It’s happened: Matt Kemp is on the disabled list. Moments after his 399-game consecutive playing streak ended with the final out of the Dodgers’ 3-1 victory over Arizona tonight, Kemp was officially sidelined for two more weeks. Jerry Sands will replace him on the active roster, giving the Dodgers an outfield of Andre Ethier, Tony Gwynn Jr., Bobby Abreu, Scott Van Slyke and Sands.
Three Opening Day starters (Kemp, Juan Rivera and Juan Uribe) and top reserve Jerry Hairston Jr. are on the Dodger disabled list now. Obviously, the big one is Kemp. The Dodgers are a major-league best 24-11 right now, with a bigger lead over the second-place Giants than the National League Central and East leaders have over the last-place teams in their divisions, but I think most Dodger fans would be thrilled if Los Angeles can play even .500 ball for the next 14 games, or however long Kemp is out.
If they can do that, or better, it will probably be through large doses of defense, pitching and Andre Ethier.
* * *
In December 2010, shortly after Gwynn signed with the Dodgers, I suggested that they might be better off moving Kemp to a corner outfield slot and starting Gwynn in center field to maximize his principal defining skill – his defense. That didn’t happen, but with Kemp hobbled, we’ve really seen what Gwynn can offer. A day after making a flung-out catch in center, Gwynn made a tremendous throw – against his body – to nail A.J. Pollock at home in the third inning.
The Dodgers are putting on defensive shows almost on a game-by-game basis. Just in the final three innings tonight, there were four outstanding plays. James Loney backhanded a sharp grounder by Pollock in the seventh. Mark Ellis ranged to the shortstop side of second base to flag a Willie Bloomquist grounder in the eighth.
And in the ninth, on consecutive batters, Loney leaned over the railing to backhand a pop fly by Paul Goldschmidt (who almost popped out for the cycle tonight), and then Justin Sellers tumbled into the stands after making a full-bore catch of a foul by Miguel Montero. (Watch the great reactions by Gwynn and Ethier to Sellers’ catch on the replay.) Kenley Jansen then drew a third pop fly from Ryan Roberts to close out the game.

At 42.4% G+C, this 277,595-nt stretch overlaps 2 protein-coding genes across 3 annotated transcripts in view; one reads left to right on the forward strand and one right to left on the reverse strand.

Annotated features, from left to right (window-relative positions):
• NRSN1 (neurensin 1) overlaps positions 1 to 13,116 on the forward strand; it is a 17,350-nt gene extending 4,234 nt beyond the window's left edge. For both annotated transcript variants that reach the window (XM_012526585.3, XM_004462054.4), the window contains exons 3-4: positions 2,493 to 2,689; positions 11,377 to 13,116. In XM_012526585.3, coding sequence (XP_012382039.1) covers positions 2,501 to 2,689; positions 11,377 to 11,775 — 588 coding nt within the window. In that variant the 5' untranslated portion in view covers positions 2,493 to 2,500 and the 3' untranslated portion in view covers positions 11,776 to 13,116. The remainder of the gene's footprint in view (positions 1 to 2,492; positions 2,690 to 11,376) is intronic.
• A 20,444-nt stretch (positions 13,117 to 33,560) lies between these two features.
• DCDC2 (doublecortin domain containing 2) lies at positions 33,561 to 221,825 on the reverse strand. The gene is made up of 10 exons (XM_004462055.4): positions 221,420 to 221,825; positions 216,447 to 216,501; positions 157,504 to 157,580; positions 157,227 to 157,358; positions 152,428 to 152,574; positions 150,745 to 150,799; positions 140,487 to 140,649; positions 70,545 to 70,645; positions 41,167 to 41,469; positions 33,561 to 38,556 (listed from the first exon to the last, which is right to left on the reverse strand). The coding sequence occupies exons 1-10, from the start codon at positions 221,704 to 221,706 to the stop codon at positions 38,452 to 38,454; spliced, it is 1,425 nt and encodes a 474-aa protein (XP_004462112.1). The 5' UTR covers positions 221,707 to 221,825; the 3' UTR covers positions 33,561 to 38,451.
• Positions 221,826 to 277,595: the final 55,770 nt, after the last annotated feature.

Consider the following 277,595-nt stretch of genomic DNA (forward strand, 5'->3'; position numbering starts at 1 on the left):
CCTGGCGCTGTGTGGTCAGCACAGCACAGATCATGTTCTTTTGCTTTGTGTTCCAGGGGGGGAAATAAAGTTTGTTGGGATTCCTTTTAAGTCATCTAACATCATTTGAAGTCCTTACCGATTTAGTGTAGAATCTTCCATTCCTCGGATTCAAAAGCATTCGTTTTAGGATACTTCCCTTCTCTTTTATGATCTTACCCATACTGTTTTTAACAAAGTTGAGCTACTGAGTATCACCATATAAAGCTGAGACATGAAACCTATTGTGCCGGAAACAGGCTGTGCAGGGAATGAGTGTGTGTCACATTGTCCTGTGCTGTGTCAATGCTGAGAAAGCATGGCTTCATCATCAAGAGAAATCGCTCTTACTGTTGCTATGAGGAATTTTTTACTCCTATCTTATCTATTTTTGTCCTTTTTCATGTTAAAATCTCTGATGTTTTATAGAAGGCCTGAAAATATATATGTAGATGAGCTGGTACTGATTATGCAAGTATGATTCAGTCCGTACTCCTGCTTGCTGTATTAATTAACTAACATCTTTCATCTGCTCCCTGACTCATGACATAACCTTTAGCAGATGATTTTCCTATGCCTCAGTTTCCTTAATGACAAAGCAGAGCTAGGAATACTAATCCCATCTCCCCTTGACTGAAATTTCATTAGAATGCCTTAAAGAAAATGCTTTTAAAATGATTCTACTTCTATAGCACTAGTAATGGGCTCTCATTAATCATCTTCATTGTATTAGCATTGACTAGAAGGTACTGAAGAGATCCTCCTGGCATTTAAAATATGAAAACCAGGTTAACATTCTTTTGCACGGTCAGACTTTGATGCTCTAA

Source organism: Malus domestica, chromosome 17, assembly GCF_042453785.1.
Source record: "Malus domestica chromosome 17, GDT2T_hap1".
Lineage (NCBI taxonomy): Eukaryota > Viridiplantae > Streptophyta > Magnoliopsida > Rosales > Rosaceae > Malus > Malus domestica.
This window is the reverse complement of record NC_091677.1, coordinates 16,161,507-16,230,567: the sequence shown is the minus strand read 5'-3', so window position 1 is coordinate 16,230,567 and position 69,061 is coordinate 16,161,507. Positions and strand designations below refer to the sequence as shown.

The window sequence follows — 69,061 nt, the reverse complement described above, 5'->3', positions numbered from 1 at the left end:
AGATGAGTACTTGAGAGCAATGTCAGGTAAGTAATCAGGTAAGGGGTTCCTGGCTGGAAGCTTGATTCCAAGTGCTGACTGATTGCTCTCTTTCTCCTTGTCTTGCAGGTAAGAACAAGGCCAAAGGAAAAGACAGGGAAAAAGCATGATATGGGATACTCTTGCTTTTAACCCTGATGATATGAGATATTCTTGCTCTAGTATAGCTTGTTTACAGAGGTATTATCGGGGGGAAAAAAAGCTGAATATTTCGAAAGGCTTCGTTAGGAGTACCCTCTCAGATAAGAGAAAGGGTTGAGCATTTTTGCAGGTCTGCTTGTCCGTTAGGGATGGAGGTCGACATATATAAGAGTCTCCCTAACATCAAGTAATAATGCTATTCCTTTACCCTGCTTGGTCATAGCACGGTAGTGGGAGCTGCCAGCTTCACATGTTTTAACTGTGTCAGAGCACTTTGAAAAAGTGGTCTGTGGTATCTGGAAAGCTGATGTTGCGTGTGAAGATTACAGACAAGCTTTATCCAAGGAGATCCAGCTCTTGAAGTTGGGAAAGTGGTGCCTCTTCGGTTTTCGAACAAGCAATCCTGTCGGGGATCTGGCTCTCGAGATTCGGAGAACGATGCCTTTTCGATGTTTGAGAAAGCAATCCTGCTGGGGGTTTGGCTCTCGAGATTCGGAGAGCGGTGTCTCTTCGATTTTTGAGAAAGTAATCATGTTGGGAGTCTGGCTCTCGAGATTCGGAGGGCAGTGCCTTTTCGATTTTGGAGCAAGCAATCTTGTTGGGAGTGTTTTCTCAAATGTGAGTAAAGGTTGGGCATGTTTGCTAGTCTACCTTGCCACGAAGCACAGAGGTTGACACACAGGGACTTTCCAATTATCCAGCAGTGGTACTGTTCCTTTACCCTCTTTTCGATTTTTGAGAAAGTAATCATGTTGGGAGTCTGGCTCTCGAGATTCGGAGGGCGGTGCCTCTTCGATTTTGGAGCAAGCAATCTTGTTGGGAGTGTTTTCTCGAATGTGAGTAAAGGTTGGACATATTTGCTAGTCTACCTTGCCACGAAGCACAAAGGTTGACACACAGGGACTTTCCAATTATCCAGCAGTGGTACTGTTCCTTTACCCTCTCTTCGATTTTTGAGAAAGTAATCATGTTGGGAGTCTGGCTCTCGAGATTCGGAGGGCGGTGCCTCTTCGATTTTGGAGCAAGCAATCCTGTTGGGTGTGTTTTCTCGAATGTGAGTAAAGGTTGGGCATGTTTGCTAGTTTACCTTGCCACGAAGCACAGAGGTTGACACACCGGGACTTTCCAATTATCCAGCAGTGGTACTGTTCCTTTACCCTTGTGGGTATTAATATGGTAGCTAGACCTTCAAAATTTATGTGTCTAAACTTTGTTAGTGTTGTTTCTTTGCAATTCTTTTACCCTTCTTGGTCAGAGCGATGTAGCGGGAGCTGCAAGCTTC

It so happens that Loney has been on a bit of a hitting upswing, with a 1.092 OPS in his past six games, but even when he isn’t hitting, his defense is so strong that I find it easier to rationalize his place in the lineup.
* * *
Ridiculous statement of the night: Clayton Kershaw was not at his sharpest as he threw seven innings of shutout ball. I should be struck by lightning for saying anything of the sort, but it’s really an example of how good Kershaw could be that I notice, for example, when he’s 78 pitches in to the game and he’s thrown only 44 strikes.
Putting aside his retaliatory brushback pitch against Diamondbacks starter Ian Kennedy, Kershaw didn’t seem to have complete command for much of the game, but aside from the Gwynn play, he didn’t allow a runner to reach third base until two out in the seventh. Kershaw then struck out Cody Ransom, the man who sent Kershaw to his shocking final loss of 2011, and left with a 3-0 lead, having allowed four singles and three walks in 108 pitches while striking out six.
His ERA is 2.22. Man, just wait until Kershaw gets his act together …
* * *
So, is this Andre Ethier’s team now? With Kemp out, Ethier is the lone remaining established threat in the Dodger lineup.
One year ago today, against Arizona, Ethier reached base for the 37th consecutive game. His streak ended the following day. Could it be that on this anniversary, he is poised for an even more significant achievement – keeping the Dodgers above water while Kemp is out?
Tonight, Ethier was up to the challenge. He came just short of a three-run home run in the third inning, then gave the Dodgers some breathing room, doubling their one-run lead, with a no-doubter solo blast that nearly one-hopped its way out of the bleachers in the sixth.
In the shadow of Kemp, Ethier has quietly put together a .368 on-base percentage, .592 slugging percentage and .960 OPS in 2012. Long gone are the days when it was believed Ethier needed Manny Ramirez behind him to succeed.
* * *
The game was sparsely attended, but it was a lovely night at the ballpark.